Turning a ASP.NET Core website into a Progressive Web App (PWA)

Progressive Web Apps (PWA) is a principle covering quite a lot of different web requirements, but what they all have in common are that they better the user's experience. A large part of these principles has to do with availability of content and using new net standards. A full checklist of these principles according to Google can be seen here.

The first step for converting your site to a PWA is to implement a Service Worker and create a Manifest for your site. The Manifest is a json file stating some details about your site. It makes it possible for a user to add your site to the home screen on their phone or desktop. The Service Worker makes caching easy and defines some rules for if content is not available.

A Service Worker gets registered through some JavaScript and the different rules for handling the cache can take some time to grasp. So, we are lucky to see there is a NuGet Package for simplifying the setup of a Service Worker and handling your Manifest. The package we are going to use is WebEssentials.AspNetCore.PWA, which has been developed by Mads Kristensen.

An important detail before starting is that the Service Worker will only work if your site is SSL-encrypted and redirects to HTTPS. The package makes some services available for you that can be added to the container through the ConfigureServices method in your Startup class

public void ConfigureServices(IServiceCollection services)
{
    // Your other services
    services.AddProgressiveWebApp();
}

The AddProgressiveWebApp method adds both a Service Worker and the references to your manifest, but these can be added independently of each other using the AddServiceWorker and AddWebManifest methods. The PWA settings can be changed in the appsettings.json like so

{
	//Other settings,
	"pwa": {
		"cacheId": "Worker 1.1",
		"strategy": "cacheFirstSafe",
		"routesToPreCache": "/Home/Contact, /Home/About",
		"offlineRoute": "fallBack.html",
		"registerServiceWorker": true,
		"registerWebmanifest": true
	}
}

cacheId defines a unique id for the current version of your site and will be used in your Service Worker to check if the user currently has the newest version of the page.

strategy selects a strategy for your Service Worker among some predefined profiles. cacheFirstSafe is the default strategy which caches every resource and ensures each is of the Doctype text/html on the first try gets accessed via the network to get the newest version and then falls back to the cache if this is not available.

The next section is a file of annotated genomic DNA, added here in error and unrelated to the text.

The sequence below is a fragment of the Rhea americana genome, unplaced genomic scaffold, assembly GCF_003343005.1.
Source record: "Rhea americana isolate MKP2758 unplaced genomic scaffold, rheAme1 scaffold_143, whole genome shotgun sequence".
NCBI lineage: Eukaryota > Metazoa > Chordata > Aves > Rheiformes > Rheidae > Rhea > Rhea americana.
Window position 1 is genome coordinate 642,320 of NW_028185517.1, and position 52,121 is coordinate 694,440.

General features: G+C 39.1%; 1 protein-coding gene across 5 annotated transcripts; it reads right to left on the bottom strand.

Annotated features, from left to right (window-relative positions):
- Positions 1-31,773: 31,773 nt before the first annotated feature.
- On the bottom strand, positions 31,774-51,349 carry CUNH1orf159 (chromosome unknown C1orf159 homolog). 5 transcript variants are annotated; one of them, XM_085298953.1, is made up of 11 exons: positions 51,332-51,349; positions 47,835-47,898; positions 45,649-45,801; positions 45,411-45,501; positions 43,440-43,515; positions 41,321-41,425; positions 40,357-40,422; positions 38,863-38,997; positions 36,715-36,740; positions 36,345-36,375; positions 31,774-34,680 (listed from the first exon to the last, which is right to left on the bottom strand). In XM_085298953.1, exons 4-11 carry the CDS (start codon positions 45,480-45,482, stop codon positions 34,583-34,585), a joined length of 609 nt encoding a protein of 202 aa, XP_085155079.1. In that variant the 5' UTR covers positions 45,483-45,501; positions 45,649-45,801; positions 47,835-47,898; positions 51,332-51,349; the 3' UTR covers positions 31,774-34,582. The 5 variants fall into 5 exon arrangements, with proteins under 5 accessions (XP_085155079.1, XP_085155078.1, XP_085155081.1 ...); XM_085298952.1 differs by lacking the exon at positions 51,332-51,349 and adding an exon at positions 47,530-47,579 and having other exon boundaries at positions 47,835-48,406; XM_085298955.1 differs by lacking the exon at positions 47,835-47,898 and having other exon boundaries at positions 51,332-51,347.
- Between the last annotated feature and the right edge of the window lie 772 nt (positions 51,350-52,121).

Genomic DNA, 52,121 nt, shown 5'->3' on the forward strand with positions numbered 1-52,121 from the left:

It also caches resources with the v querystring since it expects this to be unique content. cacheFirst is the same as the safe one, but it does not go network first on text/html resources and does not cache resources with the the v querystring, so this should only be used for sites you do not expect to change frequently.

networkFirst goes network first for all resources and adds the resource to the cache when doing so, which it then falls back to if it can't get the resource. minimal does not cache at all and its primary use would be to prompt for installation of the PWA on phones using the Manifest.

routesToPreCache states which resources should be pre-cachet meaning that it will be added to the cache as soon as the Service Worker has been registered. This is especially useful for caching all the subpages on your site, so that the user can browse these if he later revisits them while being offline.

offlineRoute specifies a route (which will be cached) for if the user tries to access a page which was not cached before the user went offline. This can often be avoided by adding the page to routesToPreCache or uniquely identifying the resources using the v querystring, but it's a better alternative compared to the "There is no connection" page in Chrome.

registerServiceWorker and registerWebmanifest are for disabling individual features in the service, but the standard is default for both.